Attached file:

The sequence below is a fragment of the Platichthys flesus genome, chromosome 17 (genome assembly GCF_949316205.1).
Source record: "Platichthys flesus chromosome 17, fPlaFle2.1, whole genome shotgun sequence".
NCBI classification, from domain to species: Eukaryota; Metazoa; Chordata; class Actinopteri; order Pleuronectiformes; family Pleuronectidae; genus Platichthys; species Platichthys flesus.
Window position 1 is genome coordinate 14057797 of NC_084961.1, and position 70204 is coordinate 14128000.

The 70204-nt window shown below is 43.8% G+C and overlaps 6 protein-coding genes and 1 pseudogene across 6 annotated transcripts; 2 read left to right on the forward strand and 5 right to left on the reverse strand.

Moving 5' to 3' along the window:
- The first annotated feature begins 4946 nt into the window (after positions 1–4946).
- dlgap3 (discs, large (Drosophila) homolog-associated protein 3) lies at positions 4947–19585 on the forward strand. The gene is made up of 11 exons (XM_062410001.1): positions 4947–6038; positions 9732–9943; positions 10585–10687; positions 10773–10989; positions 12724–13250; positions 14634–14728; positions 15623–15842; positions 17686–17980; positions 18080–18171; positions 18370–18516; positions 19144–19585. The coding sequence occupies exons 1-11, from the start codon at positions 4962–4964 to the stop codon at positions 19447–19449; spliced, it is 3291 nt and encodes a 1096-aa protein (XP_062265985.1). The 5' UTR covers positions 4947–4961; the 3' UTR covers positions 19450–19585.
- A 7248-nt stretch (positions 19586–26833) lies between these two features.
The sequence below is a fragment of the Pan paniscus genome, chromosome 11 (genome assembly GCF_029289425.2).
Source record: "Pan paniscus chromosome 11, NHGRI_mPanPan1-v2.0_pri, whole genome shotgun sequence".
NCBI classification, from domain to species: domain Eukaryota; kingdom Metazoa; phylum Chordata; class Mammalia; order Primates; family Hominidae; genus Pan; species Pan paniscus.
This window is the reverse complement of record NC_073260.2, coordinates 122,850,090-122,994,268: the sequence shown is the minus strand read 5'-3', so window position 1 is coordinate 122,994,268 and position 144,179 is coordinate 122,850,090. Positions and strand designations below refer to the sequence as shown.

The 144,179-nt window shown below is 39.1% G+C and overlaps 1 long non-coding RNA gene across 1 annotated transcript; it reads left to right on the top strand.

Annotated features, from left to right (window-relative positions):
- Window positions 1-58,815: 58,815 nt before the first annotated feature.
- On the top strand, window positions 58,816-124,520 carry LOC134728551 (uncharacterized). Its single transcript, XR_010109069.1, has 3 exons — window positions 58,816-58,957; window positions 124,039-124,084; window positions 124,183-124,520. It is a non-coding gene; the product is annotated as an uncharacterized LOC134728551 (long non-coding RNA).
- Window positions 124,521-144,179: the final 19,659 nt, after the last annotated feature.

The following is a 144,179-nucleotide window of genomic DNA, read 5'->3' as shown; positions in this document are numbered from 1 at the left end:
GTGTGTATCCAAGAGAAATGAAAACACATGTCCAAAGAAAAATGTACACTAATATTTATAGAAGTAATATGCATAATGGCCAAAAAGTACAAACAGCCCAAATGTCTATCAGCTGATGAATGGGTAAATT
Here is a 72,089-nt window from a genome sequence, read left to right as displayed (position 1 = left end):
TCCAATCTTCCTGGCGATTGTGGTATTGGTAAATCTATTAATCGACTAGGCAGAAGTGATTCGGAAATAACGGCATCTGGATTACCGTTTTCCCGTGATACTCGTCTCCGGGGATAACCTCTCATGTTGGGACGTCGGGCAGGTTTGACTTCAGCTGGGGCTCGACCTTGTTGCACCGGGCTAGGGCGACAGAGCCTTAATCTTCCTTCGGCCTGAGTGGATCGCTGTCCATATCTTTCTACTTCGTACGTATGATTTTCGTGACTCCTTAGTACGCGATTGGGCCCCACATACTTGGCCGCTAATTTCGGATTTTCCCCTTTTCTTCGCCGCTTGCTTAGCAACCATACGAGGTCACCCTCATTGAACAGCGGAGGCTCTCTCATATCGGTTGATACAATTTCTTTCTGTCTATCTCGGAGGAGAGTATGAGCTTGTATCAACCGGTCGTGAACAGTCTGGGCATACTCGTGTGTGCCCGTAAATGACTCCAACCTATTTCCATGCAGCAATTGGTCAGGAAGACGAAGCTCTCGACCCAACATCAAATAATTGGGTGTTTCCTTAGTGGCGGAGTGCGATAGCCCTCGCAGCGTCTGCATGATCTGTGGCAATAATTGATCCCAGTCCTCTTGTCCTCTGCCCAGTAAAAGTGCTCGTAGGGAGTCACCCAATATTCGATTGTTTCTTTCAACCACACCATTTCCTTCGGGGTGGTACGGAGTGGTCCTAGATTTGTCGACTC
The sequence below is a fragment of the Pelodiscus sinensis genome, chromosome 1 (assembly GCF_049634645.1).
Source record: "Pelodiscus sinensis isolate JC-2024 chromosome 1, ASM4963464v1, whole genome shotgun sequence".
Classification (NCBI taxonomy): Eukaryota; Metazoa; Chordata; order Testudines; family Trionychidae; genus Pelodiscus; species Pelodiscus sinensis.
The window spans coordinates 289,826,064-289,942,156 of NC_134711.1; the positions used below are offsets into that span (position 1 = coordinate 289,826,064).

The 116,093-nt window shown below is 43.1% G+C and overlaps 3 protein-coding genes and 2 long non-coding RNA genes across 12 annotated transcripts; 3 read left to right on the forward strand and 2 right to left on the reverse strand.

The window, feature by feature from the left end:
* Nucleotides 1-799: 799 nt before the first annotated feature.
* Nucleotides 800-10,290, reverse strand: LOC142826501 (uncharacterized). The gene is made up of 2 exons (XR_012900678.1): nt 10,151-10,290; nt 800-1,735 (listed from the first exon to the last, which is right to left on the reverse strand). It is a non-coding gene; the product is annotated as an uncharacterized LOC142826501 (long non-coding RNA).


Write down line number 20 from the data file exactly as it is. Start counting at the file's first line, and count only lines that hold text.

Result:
GTGTGTATCCAAGAGAAATGAAAACACATGTCCAAAGAAAAATGTACACTAATATTTATAGAAGTAATATGCATAATGGCCAAAAAGTACAAACAGCCCAAATGTCTATCAGCTGATGAATGGGTAAATT